FBI supervisors blamed for mixup
WASHINGTON -- The Justice Department harshly criticized the FBI's failure to turn over thousands of pages of documents to Timothy McVeigh's lawyers until days before his scheduled execution, but found no evidence that FBI agents meant to hide information.
The 192-page report by the Justice Department inspector general's office, an independent investigative arm of the agency, said the vast majority of the mislaid or destroyed paperwork contained no significant or new information for McVeigh's defense team. However, it acknowledged that even the IG's lengthy investigation had difficulty determining whether all destroyed documents had been disclosed.
The report blamed human error, not inadequate computer systems at the FBI.
"This shines a light on a problem that needs to be addressed," said the inspector general, Glenn A. Fine. "The glamorous part of the job is to investigate and find the perpetrators. An equally important part of the job is to handle the evidence."
Delayed five months
Fine recommended disciplinary action for four FBI supervisors for what he called a "significant neglect of their duties."
Three of them discovered problems with FBI documents as early as January 2001, but no one notified FBI headquarters, Justice officials or the chief prosecutor in the McVeigh trial until five months later, the report said.
That time lag "created a firestorm of criticism (and) made it appear that the FBI was hiding documents until the last moment," the report said.
FBI officials told investigators they did not report the situation sooner because they were unsure about the scope of the problem and did not want journalists to find out.
"That's not a good enough reason not to tell your supervisors at headquarters or the prosecutor about this potential problem," Fine said.
"Just to keep it to themselves, that's a significant neglect."
Convicted in the April 19, 1995 bombing of the Alfred P. Murrah Federal Building in Oklahoma City that killed 168 people and injured hundreds more, McVeigh had been scheduled to be executed on May 16 of last year. But the delayed turnover of documents resulted in an extraordinary delay in his execution until June 11. Most of the documents in question were created by the FBI in April and May 1995.
"The American people have a right to have confidence in our justice system," Attorney General John Ashcroft said. "The FBI has already begun to update technology systems, improve information management and provide more effective and timely accountability."
Making major changes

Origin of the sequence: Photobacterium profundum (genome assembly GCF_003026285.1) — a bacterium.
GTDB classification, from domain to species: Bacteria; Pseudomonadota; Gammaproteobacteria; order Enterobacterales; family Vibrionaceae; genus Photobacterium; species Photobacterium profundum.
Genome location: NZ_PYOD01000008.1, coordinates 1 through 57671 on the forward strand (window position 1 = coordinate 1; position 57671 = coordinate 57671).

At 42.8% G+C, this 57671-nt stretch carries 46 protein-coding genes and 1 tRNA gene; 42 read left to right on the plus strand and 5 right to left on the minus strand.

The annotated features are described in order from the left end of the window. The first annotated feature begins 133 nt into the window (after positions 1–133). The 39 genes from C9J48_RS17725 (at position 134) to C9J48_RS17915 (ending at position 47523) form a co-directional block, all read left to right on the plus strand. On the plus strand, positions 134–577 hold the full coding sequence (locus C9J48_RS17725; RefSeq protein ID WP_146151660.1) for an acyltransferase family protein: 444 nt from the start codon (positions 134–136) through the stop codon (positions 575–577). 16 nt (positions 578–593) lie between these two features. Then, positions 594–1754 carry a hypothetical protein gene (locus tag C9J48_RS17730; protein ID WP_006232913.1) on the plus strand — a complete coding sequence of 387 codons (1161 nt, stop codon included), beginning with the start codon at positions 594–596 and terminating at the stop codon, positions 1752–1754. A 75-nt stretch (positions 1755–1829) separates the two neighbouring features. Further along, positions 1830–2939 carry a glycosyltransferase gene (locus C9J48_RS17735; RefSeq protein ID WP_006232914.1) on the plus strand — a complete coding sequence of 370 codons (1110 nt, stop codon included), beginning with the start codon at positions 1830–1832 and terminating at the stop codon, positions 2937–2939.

FBI Director Robert S. Mueller said Tuesday the bureau has been making major changes to retrain employees on document handling and make records management a priority.
"There can be no doubt about the accuracy, completeness and proper disclosure of the records we compile during our investigations and used by prosecutors in support of prosecutions," Mueller said.
Sen. Charles Grassley, R-Iowa, one of the FBI's toughest critics in Congress, said the report showed that "documents were mishandled, procedures were ignored and when mistakes were discovered, supervisors in the field covered them up and managers in headquarters promoted those responsible."
The FBI supervisors identified by the inspector general as most at fault include Danny Defenbaugh, the inspector in charge of the bombing investigation and currently the special agent in charge of the FBI's Dallas office; and Mark White, a supervisory special agent also in Dallas.
The inspector general also recommended discipline, to a lesser degree, for William Teater, a squad supervisor for the FBI unit responsible for parts of the investigation, and for Richard Marquise, who became head of the Oklahoma City office in 1999.
Teater "should have done more to ensure that someone was making the necessary decisions" and that Marquise should have investigated more thoroughly after receiving e-mails from Teater indicating problems with documents, the report said.
It does not specify what disciplinary action was recommended for any of those identified.
The report also praised two Oklahoma City FBI employees, Linda Vernon and Peggy Richmond, for recognizing in January 2001 that a problem existed and notifying their supervisors.